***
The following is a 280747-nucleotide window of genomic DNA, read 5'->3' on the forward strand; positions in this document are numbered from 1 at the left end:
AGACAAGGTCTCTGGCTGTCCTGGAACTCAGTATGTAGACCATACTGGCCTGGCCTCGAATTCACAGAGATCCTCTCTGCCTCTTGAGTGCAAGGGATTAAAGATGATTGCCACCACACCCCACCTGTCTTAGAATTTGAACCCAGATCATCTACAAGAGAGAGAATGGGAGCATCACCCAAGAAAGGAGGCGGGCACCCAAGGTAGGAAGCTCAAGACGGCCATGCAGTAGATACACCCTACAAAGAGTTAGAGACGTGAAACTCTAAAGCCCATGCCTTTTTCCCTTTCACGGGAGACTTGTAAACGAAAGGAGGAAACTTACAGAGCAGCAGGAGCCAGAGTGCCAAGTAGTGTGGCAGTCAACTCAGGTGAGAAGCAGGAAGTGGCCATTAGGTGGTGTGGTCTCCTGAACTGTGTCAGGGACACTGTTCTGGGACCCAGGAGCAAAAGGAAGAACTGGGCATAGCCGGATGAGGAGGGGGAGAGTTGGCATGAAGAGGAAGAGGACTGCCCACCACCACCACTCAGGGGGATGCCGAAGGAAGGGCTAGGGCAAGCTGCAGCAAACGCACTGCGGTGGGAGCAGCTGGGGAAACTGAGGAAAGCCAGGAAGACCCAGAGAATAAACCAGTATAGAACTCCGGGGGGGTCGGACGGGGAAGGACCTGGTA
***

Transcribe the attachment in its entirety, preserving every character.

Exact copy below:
The following is a 280747-nucleotide window of genomic DNA, read 5'->3' on the forward strand; positions in this document are numbered from 1 at the left end:
AGACAAGGTCTCTGGCTGTCCTGGAACTCAGTATGTAGACCATACTGGCCTGGCCTCGAATTCACAGAGATCCTCTCTGCCTCTTGAGTGCAAGGGATTAAAGATGATTGCCACCACACCCCACCTGTCTTAGAATTTGAACCCAGATCATCTACAAGAGAGAGAATGGGAGCATCACCCAAGAAAGGAGGCGGGCACCCAAGGTAGGAAGCTCAAGACGGCCATGCAGTAGATACACCCTACAAAGAGTTAGAGACGTGAAACTCTAAAGCCCATGCCTTTTTCCCTTTCACGGGAGACTTGTAAACGAAAGGAGGAAACTTACAGAGCAGCAGGAGCCAGAGTGCCAAGTAGTGTGGCAGTCAACTCAGGTGAGAAGCAGGAAGTGGCCATTAGGTGGTGTGGTCTCCTGAACTGTGTCAGGGACACTGTTCTGGGACCCAGGAGCAAAAGGAAGAACTGGGCATAGCCGGATGAGGAGGGGGAGAGTTGGCATGAAGAGGAAGAGGACTGCCCACCACCACCACTCAGGGGGATGCCGAAGGAAGGGCTAGGGCAAGCTGCAGCAAACGCACTGCGGTGGGAGCAGCTGGGGAAACTGAGGAAAGCCAGGAAGACCCAGAGAATAAACCAGTATAGAACTCCGGGGGGGTCGGACGGGGAAGGACCTGGTA